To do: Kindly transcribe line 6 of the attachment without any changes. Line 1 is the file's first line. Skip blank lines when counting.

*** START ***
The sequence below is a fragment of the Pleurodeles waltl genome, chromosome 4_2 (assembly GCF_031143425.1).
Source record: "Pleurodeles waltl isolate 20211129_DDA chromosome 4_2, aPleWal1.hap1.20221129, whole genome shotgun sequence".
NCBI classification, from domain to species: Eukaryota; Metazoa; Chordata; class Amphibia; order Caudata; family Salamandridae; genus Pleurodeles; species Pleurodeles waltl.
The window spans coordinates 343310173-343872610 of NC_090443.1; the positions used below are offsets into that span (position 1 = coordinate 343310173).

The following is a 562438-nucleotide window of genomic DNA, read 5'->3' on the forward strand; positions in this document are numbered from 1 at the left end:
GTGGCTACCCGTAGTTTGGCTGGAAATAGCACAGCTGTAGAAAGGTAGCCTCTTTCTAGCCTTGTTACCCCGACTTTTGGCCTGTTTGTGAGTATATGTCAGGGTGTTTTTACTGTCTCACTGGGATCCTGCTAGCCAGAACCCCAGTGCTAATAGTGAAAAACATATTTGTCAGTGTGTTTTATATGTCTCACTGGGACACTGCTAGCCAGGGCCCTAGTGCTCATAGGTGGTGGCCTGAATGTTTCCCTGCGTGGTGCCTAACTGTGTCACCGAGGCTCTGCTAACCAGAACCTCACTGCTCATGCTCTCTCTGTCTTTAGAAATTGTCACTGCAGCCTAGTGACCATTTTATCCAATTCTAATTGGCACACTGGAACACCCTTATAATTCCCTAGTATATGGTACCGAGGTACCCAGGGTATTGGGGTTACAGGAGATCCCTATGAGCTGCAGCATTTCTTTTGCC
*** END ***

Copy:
GTGGCTACCCGTAGTTTGGCTGGAAATAGCACAGCTGTAGAAAGGTAGCCTCTTTCTAGCCTTGTTACCCCGACTTTTGGCCTGTTTGTGAGTATATGTCAGGGTGTTTTTACTGTCTCACTGGGATCCTGCTAGCCAGAACCCCAGTGCTAATAGTGAAAAACATATTTGTCAGTGTGTTTTATATGTCTCACTGGGACACTGCTAGCCAGGGCCCTAGTGCTCATAGGTGGTGGCCTGAATGTTTCCCTGCGTGGTGCCTAACTGTGTCACCGAGGCTCTGCTAACCAGAACCTCACTGCTCATGCTCTCTCTGTCTTTAGAAATTGTCACTGCAGCCTAGTGACCATTTTATCCAATTCTAATTGGCACACTGGAACACCCTTATAATTCCCTAGTATATGGTACCGAGGTACCCAGGGTATTGGGGTTACAGGAGATCCCTATGAGCTGCAGCATTTCTTTTGCC